OHHHHHKAY. I get it. I get the forums and the boards and the obsessiveness about Disney. (I still refuse to wear moisture-wicking socks, but I kinda also get the Moleskin thing now because Kendrick’s fitbit told us that we walked over seven miles each day, and apparently my feet are not seven-miles-a-day-feet. #ow.)
On Day One, Kendrick and I were all “whatever, let’s just walk in any direction that looks fun; we’re soooooo chill and soooooo not going to be Those Weird Disney People.”
Day Two? Totally morphed into Those Weird Disney People.
“OK so we’ll start out by hitting Pirates because the line will be short but let’s grab a Fastpass for Indiana Jones on the way and then we can fill the extra time with Tarzan’s Treehouse, then let’s book it over to Fantasyland and one of us can wait on line for the princesses while the other tours the castle and WAIT, what if we use a Fastpass for Star Wars and then we’ll grab one for Ghost Galaxy and then go on Buzz Lightyear while we wait and…”
You get the picture.
I am reading the paragraph I just wrote and it sounds INSANE. But I totally get it now.
First, I now get why at least some amount of advance planning makes sense. It’s simply because Disney does a really good job of setting things up so that you can minimize waiting time as much as possible (I did not understand how Fastpass worked before, and now I do, and OH).
I also now get why Disneyland makes everyone so stars-in-their-eyes happy that they return home all desperate to post love letters to the place on blogs that do not typically include things like Disneyland love letters (ahem): it’s because no matter who you go with, everyone has fun. So many “kid” places are…honestly? …Kind of miserable for adults. The bouncy-house playspaces, the Billy Beezes (oh god I hate Billy Beez), the jungle gyms: of course it’s fun seeing your kids having fun, but your participation in said fun extends to trying to keep your children from getting beaten up by the bruiser over there treating the ball pit like a game of Whack-A-Mole and locating a spot to sit down that doesn’t have cookie crumbs on it.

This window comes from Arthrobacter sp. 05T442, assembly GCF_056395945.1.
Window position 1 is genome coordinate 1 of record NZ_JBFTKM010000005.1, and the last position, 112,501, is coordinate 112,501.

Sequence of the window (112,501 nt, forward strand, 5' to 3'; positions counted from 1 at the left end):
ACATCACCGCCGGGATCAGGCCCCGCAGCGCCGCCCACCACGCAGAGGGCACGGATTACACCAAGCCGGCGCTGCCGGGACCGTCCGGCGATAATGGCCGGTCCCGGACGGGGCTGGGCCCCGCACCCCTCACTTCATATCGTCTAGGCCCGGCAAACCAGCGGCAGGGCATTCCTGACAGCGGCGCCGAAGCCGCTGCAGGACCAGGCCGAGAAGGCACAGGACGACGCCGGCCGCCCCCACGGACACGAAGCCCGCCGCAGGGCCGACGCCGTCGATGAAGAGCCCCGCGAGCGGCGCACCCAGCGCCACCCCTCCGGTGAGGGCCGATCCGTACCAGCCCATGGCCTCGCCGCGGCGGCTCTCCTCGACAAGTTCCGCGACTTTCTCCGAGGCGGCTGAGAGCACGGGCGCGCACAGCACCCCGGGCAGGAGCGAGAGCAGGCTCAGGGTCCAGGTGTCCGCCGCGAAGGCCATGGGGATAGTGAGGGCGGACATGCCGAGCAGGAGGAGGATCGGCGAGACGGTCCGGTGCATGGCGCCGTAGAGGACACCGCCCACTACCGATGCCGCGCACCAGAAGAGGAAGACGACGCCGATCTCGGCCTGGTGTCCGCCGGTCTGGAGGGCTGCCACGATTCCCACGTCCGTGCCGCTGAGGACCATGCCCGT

I honestly can’t tell you which of us had the most fun at Disneyland. I got to ride Big Thunder Mountain alone with my son, and hear him say with total seriousness: “My heart was like, ‘What’s going on?!'” Goldie got an in-person one-on-one with Cinderella. (And Ariel. And Snow White. And Rapunzel.) Kendrick got to see Indy practicing using The Force on a rack of t-shirts (with – it has to be said – rather remarkable laser focus).
And about that “Force” thing? Indy got to fight Darth Vader. On a stage. And – spoiler alert – HE WON.
Life = made. For everyone.
You know what the absolute best part of this vacation was, though? Hanging out together after the day was over, running through the streets in Downtown Disney, or just throwing stuffed animals around our room. I have never, ever seen our children have as much fun together, and beyond that: I don’t know that the four of us have all simultaneously felt as tuned-in to each other as we have these past couple of days. We were just all so there. And I think that’s what people really love about Disneyland: not the rides, not the churros, not the princesses…the fact that something about the place almost commands you to surrender to it, to put away all the things you’re “supposed” to be doing, and just be.
P.S. If you’re curious what’s happening in these photos, most of them involve me “being a dragon,” which, as it turns out, is the most fun game EVER and sort of inappropriate to play in public because it involves roaring, but whatever.
P.P.S. I totally saw a child on a leash. Only one, though.